How does nattokinase work in the body?

Nattokinase has the distinct ability to make blood and other components in the blood less sticky. In this way, nattokinase has been shown in animal and human studies to reduce blood clotting and build-up of plaque in the arteries. As such, nattokinase has the potential for slowing the hardening of arteries and for reducing heart disease.

About the clinical trial NAPS

Using nattokinase under primary prevention conditions, we propose to conduct a randomized, double-blinded, placebo-controlled trial to determine whether decreasing atherothrombotic risk can reduce the progression of atherosclerosis and cognitive decline. We propose to randomize 240 healthy non-demented women and men to nattokinase supplementation or to placebo for three years. The primary trial end points will be measurement of carotid arterial wall thickness and arterial stiffness, early changes of atherosclerosis that can be measured safely by ultrasound scan, a non-invasive imaging techniques. The secondary trial end point will be ascertained through change in cognition measured by a neuropsychological battery. In addition, biochemical blood measurements and in vitro studies will be conducted to compare the effects of nattokinase relative to placebo on blood coagulation and thrombus break-down capabilities, blood flow properties, inflammation and inflammatory activation of endothelial cells that line blood vessels.

Health monitoring

Non-invasive (no needles, no pain) carotid artery ultrasounds (sound waves) of the neck arteries will be obtained over the 3 years of the study. In addition, blood pressure will be monitored and blood will be drawn from an arm vein for cholesterol and other laboratory tests. Blood tests include measurements to follow blood thinning.

What are the risks?

Since nattokinase “thins” blood similar to medications such as aspirin and Coumadin (a blood thinner), bleeding is a possibility. However, the risk of bleeding appears to be quite rare especially if not taken along with other blood thinners.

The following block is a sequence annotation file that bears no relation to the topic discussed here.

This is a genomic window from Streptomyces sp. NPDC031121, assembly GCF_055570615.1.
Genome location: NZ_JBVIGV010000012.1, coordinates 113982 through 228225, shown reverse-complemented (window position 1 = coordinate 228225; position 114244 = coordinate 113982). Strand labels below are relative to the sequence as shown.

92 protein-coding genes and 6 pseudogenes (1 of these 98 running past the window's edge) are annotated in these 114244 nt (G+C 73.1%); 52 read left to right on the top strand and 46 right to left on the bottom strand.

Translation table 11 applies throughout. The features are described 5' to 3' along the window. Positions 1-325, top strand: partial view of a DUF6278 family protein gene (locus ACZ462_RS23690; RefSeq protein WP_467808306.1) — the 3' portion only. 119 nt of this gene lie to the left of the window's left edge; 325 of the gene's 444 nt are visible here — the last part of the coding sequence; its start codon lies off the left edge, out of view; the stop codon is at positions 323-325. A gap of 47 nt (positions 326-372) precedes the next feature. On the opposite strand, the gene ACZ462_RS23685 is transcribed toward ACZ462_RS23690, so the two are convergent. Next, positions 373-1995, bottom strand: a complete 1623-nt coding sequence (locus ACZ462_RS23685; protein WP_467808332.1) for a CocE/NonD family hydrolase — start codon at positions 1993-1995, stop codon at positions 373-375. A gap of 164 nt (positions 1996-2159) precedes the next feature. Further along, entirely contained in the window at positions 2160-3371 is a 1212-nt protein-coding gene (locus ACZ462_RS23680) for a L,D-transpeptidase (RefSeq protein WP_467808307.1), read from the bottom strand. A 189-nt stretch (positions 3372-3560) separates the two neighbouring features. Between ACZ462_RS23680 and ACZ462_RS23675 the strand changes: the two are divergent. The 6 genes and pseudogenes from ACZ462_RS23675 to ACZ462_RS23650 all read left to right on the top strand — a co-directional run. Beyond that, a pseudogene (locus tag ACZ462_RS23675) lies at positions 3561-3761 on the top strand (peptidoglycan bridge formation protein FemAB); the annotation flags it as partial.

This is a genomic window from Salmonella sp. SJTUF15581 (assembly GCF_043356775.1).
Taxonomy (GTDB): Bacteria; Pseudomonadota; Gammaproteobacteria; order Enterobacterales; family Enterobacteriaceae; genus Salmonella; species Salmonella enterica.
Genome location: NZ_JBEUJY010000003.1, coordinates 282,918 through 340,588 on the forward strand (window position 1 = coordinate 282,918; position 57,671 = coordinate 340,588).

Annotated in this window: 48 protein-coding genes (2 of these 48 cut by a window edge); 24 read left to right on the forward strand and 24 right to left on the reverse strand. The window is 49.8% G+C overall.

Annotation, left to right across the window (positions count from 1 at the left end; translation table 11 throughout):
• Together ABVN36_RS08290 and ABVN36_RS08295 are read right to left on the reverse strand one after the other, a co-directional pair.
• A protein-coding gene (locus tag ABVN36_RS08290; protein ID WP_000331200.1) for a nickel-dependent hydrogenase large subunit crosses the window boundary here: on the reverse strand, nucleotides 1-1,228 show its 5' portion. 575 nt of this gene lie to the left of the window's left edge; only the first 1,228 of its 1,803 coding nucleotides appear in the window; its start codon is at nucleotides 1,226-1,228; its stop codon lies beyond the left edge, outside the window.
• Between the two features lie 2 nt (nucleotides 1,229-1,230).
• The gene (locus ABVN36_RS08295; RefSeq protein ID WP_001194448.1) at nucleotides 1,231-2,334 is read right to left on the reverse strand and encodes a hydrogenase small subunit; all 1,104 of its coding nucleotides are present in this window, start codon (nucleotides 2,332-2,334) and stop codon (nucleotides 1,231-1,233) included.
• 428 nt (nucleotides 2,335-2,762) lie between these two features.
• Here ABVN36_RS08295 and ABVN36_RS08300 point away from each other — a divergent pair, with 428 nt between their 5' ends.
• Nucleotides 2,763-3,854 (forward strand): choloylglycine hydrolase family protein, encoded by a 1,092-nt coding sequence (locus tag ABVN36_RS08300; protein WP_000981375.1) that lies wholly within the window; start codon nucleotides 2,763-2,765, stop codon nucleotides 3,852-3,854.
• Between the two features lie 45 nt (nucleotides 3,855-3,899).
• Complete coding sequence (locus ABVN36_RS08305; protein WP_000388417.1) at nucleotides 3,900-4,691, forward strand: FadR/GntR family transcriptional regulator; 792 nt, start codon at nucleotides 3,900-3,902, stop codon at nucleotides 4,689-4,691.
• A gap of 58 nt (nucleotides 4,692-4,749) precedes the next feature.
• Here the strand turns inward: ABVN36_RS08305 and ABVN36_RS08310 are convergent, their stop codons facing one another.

What is expected of the participants?

Participants will be expected to take the nattokinase or placebo capsule (determined randomly) every day for 3 years. Participants are expected to visit the ARU monthly for the first 6 months and then every 3 months for the remainder of the study, undergo ultrasound examinations of the artery in the neck and to have blood drawn.

Are you eligible to participate in NAPS?

If you are a man or woman older than 55 years of age and do not have heart disease, stroke or diabetes you may qualify for participation in NAPS. You must not be allergic to soy or nuts.

What are we trying to accomplish?

At the conclusion of this trial, we expect to have sufficient evidence as to whether reducing the propensity for thrombus formation and/or increasing fibrinolytic activity can prevent the progression of atherosclerosis and cognitive decline.

These results will provide novel and important data that will be informative concerning primary prevention through the atherothrombotic pathway. Providing evidence for a reduction in atherosclerosis progression and cognitive decline with nattokinase is likely to shift the current clinical paradigm for the prevention of these chronic age-related processes. In addition, such evidence will serve to create a new field of discovery and opportunity for prevention of cardiovascular disease and dementia.

NAPS is under the direction of Dr. Howard Hodis, M.D. at the Atherosclerosis Research Unit (ARU) at the University of Southern California.

Currently NAPS is closed for recruiting volunteers.